Having attended several fraternity-rich universities, my take is that the whole system is a nostalgic white supremacist dream.  To select your friends and cloister is an invitation for toxic entitlement to blossom.   (Thinkprogress has some good context for this particular fraternity.)

My initial thought about SAE was that the interwebs were enraged because this example is such old-school bigotry that its an easy critique.  The language about gamergate or sexualized violence at college campuses seldom gets this kind of swift action.  I think we doth protest too much.   It’s easy to point as SAE as racists while ignoring larger structural injustices.

Waka Flocka Flame, an unlikely political advocate, rushed in with a quick cancellation of a show.  Initially I was wondering how many of the racist chanting frat guys on the bus ALSO had tickets to go see Waka Flocka Flame?   Quite a few it turns out.

Racism doesn’t mean that you aren’t into black culture or hip hop.  The poisonous element of this racist chant was the proud exclusionary bragging of a (mostly white) frat in keeping out black people.   Checking in with the Reddit thread on this discussion, a number of people made the same observations.  That they had known white-identified people who were into rap music and also prejudiced.   As one commenter put it: “It’s sad… they can be performers, servers or the nannies. They could be their life-saving doctor, their pastor, their therapist, their mailman, and pretty much everything else in the world. Except simply a person.”

The double consciousness of racists.  To objectify and divide marking difference to ensure that white supremacy continues.   I wasn’t surprised when someone mentioned that Waka Flocka had been hired by this very fraternity to perform at a show.   Thus the video of Waka Flocka Flame shotgunning beers and performing for what seems like a mostly white Oklahoma SAE crowd last year.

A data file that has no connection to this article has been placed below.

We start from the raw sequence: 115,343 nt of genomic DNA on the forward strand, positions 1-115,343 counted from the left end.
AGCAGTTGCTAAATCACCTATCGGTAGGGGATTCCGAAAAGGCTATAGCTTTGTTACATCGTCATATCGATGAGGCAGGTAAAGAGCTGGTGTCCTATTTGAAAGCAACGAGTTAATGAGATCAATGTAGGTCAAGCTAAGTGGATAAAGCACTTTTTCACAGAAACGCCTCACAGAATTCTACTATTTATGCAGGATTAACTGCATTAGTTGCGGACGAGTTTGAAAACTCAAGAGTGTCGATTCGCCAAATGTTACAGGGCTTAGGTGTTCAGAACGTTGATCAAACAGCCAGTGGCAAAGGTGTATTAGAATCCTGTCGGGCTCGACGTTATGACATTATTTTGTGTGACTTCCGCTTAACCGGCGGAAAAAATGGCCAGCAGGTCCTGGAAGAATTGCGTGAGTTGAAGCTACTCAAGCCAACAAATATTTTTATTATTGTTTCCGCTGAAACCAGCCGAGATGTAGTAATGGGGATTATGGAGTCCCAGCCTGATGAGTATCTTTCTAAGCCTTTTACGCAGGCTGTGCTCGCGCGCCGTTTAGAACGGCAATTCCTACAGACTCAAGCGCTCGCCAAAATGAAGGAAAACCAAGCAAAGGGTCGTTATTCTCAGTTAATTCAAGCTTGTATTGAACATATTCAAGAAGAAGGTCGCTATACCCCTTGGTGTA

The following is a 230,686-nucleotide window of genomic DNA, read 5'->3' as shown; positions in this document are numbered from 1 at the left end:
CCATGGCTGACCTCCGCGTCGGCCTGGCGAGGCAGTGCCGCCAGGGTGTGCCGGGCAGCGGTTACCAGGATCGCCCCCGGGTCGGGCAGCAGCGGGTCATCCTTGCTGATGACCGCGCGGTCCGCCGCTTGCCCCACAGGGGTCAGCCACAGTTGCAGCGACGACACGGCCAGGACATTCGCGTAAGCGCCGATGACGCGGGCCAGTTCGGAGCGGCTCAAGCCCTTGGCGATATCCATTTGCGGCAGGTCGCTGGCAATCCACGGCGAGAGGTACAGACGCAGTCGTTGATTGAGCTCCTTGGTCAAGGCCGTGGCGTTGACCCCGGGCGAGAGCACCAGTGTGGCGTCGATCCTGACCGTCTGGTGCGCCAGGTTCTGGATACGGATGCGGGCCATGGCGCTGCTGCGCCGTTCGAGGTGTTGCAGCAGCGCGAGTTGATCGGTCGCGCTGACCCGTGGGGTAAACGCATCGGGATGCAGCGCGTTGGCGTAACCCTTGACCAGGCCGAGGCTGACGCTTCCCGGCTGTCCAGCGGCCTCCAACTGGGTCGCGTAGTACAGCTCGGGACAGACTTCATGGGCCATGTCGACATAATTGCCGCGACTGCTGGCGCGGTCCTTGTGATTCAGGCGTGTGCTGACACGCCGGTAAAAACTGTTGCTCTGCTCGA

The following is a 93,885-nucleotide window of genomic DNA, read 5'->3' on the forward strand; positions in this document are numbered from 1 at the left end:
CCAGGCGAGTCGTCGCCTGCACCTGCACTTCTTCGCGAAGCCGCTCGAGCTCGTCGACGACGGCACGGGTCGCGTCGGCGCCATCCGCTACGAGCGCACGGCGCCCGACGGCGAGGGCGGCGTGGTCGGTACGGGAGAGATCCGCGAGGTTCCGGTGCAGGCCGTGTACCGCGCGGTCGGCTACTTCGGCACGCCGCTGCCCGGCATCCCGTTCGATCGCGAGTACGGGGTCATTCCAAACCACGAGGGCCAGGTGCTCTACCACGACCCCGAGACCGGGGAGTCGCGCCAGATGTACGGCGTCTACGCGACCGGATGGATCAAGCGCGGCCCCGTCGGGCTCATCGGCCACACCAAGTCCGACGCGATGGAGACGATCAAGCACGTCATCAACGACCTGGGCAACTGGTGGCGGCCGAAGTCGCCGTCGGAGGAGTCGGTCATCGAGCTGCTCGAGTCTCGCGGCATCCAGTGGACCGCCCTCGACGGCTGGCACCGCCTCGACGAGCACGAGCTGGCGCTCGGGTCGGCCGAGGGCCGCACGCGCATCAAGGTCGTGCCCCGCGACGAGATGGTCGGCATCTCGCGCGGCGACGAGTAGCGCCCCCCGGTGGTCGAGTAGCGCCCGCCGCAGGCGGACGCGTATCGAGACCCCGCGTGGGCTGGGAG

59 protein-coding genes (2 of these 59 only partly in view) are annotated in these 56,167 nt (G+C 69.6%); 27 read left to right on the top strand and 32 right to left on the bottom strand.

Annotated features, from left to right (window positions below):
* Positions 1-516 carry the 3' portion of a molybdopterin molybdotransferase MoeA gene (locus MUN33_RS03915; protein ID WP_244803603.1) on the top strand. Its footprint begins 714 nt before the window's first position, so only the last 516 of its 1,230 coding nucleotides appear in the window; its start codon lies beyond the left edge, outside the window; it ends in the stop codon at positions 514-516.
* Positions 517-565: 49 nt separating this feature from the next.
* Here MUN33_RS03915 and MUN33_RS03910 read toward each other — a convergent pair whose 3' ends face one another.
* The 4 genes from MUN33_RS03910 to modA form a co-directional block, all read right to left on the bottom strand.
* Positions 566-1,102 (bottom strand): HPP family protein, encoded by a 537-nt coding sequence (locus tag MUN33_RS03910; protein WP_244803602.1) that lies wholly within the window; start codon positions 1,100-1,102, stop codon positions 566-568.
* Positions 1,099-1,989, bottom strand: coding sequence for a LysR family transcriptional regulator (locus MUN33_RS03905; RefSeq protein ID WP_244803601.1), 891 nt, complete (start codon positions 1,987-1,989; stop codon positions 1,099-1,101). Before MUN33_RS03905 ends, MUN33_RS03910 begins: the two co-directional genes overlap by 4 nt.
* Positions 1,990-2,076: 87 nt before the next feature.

It puts Waka Flocka’s cancellation of the show in a slightly less charitable light.  We might read it as solidarity against racist injustice.  We might also call it covering your public relations.

Turns out Waka Flocka has a ton of fraternity shows on youtube. Check the Baylor video where he explains that he doesn’t like a woman in the crowd grabbing his ass.  Note his justifications at 2:05.

Let’s note that the Baylor Waka Flocka show has some visibility  of the entitled audience members who are consuming Waka Flocka Flame.  When Waka is grabbed he explains that he “feels like a bitch.”  It is dumb sexist stuff, but we can also note his refusal to be grabbed and the part about “in my community.”  I think Waka Flocka Flame probably has crazy stuff happen during his live shows (including being grabbed), but something about this rebuttal suggests that this moment is ‘beyond the pale.’

The normalcy of partying to Waka Flocka and then having a racist admission policy (and chanting about it) seems like the interesting part of this SAE duality.  Challenging racism in our day and age needs to be more rigorous and intersectional than this one example, but its a good thread to get access to some key arguments.

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Filed under academics, hip hop, juxtaposition, race, representation